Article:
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That Friday was a real broiler, but just like for everyone else in town, Friday nights always meant Daffan’s for Kenneth Bushrod and his wife, Lula, no matter how hot it got. Lord, you should’ve seen the dance floor that night! Even with all the fans in the rafters spinning so fast they seemed about to either fly off or lift the roof, everyone looked to’ve just stepped out of Lake J. B. Thomas without even bothering to give themselves a good dog shake. Not even the hardiest of couples could string together more than three dances in a row without needing to head outside for some fresh air, though it wasn’t any cooler. Even Roy Buxtemper and His Odessa Ramblers had to take a break every half hour, which was next to unheard of for them.
Nonetheless, everyone was having a ball, even the ladies who got lightheaded and had to sit and then assume the very unladylike position of hanging their heads between their knees just to keep from passing out. But even at her advanced age, Lula Bushrod wasn’t one of those delicate flowers. In fact, somehow, she seemed to get stronger the longer the night went on — so much so that Kenneth worried that he might wilt first. He couldn’t have that, so when he excused himself and stepped into the john, he did so in order to soak his face in a sinkful of cold water.
He expected to find other fellows doing the same thing, but nobody was in there except for a young man he didn’t recognize. He was leaning against the wall next to the trash can with a cigarette in his mouth. His cowboy hat was too big for his head.
“Hidy,” Kenneth said.
The boy, who Kenneth thought looked like a rabbit hiding under a cabbage leaf, nodded but didn’t say anything.
Kenneth drank a few handfuls of water and then splashed his face. Just to make conversation, he asked the boy where he was from.
“Kinda far to come for a night on the town, don’t you think?” Kenneth smiled just to let the boy know that he was only joshing. Strangers were an uncommon site at Daffan’s.
“My girl’s out there. She’s dancing with somebody else.”
So that was the reason for the glum face. Painful young love. “Well, don’t tie yourself up in knots over it. She probably just wants you to make a show of taking her away from him, that’s all.”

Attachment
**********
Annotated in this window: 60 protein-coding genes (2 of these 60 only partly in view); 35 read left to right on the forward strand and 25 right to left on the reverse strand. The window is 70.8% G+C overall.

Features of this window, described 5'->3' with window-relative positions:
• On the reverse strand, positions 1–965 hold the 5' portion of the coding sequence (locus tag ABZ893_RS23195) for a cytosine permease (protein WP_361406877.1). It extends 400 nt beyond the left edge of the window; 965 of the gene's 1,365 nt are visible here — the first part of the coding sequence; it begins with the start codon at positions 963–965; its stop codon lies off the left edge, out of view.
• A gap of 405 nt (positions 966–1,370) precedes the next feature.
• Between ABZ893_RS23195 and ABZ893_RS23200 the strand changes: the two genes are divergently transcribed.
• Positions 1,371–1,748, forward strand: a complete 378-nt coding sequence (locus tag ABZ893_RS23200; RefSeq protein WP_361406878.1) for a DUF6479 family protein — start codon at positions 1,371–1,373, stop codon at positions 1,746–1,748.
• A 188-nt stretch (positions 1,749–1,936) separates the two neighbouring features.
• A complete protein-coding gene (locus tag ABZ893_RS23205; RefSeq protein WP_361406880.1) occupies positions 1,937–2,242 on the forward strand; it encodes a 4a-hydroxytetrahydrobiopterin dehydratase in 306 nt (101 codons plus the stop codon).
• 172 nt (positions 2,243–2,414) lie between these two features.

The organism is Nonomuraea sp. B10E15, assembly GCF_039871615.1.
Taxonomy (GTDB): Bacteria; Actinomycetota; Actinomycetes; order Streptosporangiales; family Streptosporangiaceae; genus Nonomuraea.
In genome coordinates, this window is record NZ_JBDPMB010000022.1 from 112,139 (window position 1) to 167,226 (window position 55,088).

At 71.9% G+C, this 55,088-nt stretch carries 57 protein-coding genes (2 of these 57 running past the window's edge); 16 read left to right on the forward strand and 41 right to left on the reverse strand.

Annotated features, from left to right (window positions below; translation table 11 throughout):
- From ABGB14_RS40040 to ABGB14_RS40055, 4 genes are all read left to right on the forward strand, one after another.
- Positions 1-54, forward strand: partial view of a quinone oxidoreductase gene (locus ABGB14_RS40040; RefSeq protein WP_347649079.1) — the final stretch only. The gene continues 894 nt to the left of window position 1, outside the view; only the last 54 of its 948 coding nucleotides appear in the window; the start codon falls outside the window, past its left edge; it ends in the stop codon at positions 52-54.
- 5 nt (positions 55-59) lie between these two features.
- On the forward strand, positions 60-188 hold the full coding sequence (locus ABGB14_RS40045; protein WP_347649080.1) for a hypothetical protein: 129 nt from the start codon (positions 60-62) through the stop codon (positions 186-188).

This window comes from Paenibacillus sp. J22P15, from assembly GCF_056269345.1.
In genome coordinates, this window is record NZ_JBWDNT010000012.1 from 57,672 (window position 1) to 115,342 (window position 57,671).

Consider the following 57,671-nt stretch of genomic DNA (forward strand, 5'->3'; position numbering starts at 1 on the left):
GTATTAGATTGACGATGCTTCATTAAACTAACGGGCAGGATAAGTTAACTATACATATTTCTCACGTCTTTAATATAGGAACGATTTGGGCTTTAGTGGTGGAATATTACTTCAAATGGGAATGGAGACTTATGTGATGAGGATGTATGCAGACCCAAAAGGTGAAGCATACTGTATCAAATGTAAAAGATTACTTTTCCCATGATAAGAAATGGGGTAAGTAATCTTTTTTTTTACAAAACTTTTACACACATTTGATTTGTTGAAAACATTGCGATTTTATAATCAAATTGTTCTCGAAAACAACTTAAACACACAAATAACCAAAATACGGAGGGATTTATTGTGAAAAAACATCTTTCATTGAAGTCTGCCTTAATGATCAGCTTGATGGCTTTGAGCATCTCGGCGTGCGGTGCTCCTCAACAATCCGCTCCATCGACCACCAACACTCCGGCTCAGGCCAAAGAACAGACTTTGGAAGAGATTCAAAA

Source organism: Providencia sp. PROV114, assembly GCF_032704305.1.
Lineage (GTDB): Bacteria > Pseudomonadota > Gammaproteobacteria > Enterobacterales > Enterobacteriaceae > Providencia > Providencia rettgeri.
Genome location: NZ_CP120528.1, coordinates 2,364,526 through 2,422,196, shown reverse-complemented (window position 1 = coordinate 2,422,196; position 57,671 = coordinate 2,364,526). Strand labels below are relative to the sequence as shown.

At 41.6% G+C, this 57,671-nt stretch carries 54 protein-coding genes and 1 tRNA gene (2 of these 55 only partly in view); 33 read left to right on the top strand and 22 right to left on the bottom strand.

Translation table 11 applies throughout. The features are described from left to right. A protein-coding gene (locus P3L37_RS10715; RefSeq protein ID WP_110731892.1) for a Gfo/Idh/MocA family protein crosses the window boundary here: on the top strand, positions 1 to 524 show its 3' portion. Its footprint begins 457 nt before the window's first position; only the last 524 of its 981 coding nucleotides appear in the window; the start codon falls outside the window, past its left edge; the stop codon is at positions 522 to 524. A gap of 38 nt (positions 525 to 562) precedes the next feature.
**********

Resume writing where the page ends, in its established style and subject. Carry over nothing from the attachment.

“I aim to.”
“There you go.” Drying himself now, Kenneth decided to change the subject so as not to stir the boy up any further. “It’s a hot one, ain’t it?”
“It’s gonna get hotter before the night’s through,” the boy said, leaking smoke.
“I suppose you’re right about that,” Kenneth said, and then he wished the boy good luck with his girl.
He stepped out to find Lula waiting for him, and they returned to the dance floor. Kenneth immediately forgot about the young stranger in the john, and he would’ve never thought of him again if that night hadn’t ended the way it did, and not even ten minutes later.
It should’ve come as no surprise to anyone that Daffan’s burned as quickly as it did. The place was nothing but ancient wood and sawdust, after all. When Roy Buxtemper shouted, “Fire!” and everyone turned to see smoke and flames climbing the wall, everything turned from happy to awful in a whipstitch. The ladies screamed, and the men hurried them toward the exit. This went about as easily as trying to get spooked cattle to move from the pen to the chute. The pushing got rough almost immediately, and as the smoke thickened, people started tripping and falling and coughing for air and getting trampled on by their neighbours and best friends, because fire has a way of making people forget everything they’ve ever known.
After doing a few things that Kenneth later wasn’t too proud of in order to speed Lula safely through the door, he started helping the folks on the floor because he’d been raised just like everyone else in town had been: to never turn your back on a person in need. The smoke and the heat were getting much worse by this point, but he didn’t let it stop him. He pushed and pulled, yanked and hurled. Eventually, though, he had to stop. The smoke and the flames just got to be too much.